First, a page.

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Shuttered Alexandria Theater evades upkeep

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The long-shuttered, three-screen theater on Geary Boulevard and 18th Avenue has become a haven for homeless and has contributed to so much blight along the bustling Richmond district strip that neighbors and businesses are pleading for something to be done.

“There are a lot of homeless people sleeping there,” said Yevgeniya Lapa, an employee of the Europa Plus market across the street. “They use it like a restroom. It’s dirty.”

Built in 1923 by the famous San Francisco architecture firm Reid Brothers, the Alexandria Theater was once the most popular movie house in The City, known for its glamorous Egyptian-style décor. However, after being shuttered six years ago, the 2,000-seat theater has remained empty while the owners and The City wrangle over details and the red tape of development — each pointing fingers at the other as to why the project has not moved forward.

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Meanwhile, a city loophole has allowed the blight to continue without anyone being held responsible or penalized.

The storied movie theater sits idle with a crumbling façade, a boarded-up box office and a once-vibrant entrance riddled with flies and the stench of urine. The building has become an ideal canvas for graffiti, and cardboard strewn at its front doors acts as a bed for transients.

“It’s an eyesore,” said John Miller, 74, who lives nearby.

Delays in cleaning the property and developing a more viable use for the space are partly due to economic hardships, as well as a disconnect between city planners and Alexandria Enterprises LLC — the building’s foreign owners — said Supervisor Eric Mar, who represents the district in which the theater is located.

The owners, who also possess the neighboring parking lot, plan to develop apartments, a restaurant and other businesses on the theater site, Mar said.

The plans include leaving a 250-seat boutique theater and keeping much of the building’s historic amenities intact, including its façade, murals and art deco features, representatives for the owners said Monday.

But the slow-crawling project has been bogged down in bureaucracy, said the representatives.

The owners claim they wanted to break ground a year after the theater was closed, but could not due to bureaucracy within the San Francisco Planning Department.

Planners say the owners have altered the plans a number of times and have been difficult to contact.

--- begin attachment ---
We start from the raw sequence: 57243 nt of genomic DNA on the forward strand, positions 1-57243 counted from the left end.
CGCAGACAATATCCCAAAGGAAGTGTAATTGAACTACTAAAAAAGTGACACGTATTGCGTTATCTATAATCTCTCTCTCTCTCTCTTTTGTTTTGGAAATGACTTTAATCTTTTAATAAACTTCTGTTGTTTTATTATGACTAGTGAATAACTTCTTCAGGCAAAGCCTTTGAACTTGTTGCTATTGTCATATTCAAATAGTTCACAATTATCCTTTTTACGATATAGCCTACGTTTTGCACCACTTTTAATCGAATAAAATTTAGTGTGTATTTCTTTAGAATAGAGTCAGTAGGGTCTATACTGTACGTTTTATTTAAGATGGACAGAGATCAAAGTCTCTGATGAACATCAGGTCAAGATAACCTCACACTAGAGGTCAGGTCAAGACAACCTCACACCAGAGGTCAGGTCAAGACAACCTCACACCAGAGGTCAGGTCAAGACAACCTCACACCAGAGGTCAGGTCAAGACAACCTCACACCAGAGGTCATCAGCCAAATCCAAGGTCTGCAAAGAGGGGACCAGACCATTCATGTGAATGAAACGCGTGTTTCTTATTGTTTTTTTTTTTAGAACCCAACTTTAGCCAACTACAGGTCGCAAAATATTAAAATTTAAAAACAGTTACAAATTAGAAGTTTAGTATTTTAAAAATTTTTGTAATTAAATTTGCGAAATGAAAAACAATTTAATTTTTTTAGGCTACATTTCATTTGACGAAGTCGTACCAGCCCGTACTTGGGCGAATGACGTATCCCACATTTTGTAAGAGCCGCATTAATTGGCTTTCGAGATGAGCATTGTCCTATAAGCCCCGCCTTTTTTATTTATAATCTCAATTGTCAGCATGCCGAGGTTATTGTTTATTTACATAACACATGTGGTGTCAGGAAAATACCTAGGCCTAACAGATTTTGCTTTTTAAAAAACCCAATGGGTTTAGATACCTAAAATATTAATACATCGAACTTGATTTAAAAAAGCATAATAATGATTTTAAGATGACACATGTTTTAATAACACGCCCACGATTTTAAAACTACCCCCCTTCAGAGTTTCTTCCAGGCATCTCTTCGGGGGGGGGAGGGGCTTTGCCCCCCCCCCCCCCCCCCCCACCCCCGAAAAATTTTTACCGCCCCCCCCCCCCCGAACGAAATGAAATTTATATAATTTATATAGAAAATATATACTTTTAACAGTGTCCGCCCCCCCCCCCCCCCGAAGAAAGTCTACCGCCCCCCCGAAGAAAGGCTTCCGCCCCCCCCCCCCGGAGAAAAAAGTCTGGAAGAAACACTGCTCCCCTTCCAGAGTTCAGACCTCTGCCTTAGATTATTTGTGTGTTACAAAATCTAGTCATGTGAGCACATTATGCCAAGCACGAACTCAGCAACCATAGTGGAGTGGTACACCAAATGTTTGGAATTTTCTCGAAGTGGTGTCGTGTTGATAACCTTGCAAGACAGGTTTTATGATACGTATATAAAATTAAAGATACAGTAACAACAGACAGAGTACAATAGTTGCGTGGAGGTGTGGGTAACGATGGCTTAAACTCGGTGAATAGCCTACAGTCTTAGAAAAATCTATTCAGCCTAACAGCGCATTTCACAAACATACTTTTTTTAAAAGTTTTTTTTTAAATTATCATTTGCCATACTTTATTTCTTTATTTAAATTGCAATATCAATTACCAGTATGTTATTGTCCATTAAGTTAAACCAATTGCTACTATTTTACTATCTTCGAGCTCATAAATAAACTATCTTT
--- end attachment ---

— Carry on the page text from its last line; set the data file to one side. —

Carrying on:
Meanwhile, The City has not forced the owners to maintain the property. A new law forces owners of vacant or abandoned buildings to maintain and secure the property or be fined. However, two businesses operate at the back side exterior of the theater building.

The Department of Building Inspection, which oversees enforcement of vacant property, said it is under the impression that the nearby Richmond YMCA uses parts of the property.

The YMCA said it rents 13 parking spaces in the parking lot, but only uses the theater’s movie marquee sign to advertise its center.

The small businesses and the YMCA connection has not red-flagged the property for blight, despite community complaints.

Mar said he wants to close any loophole that has kept the building’s owners from cleaning up.

“When I walk by there frequently … the entry area is such an eyesore,” he said. “[The building] may be dangerous.”

A DBI inspector will examine the site today to make certain the property has good reason to not be called vacant or abandoned, spokesman Bill Strawn said.

Mar said he is trying to locate the developers to discuss the property. He said he wants to ensure the community has a stake in its future. The Planning Department will issue environmental documents within the next couple of months, Mar said.

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maldax@sfexaminer.com

 

New development

Among the amenities proposed for the Alexandria Theater building and parking lot:

– 6,550 square feet of retail space
Location: atop existing 18th Avenue parking lot

– 46 residential units on four floors
Location: atop existing 18th Avenue parking lot

– 136 underground parking spaces
Location: under existing 18th Avenue parking lot

– 250-seat boutique theater at the upper level
Location: within theater building

– 8,000-square-foot restaurant
Location: within theater building

Source: Supervisor Eric Mar



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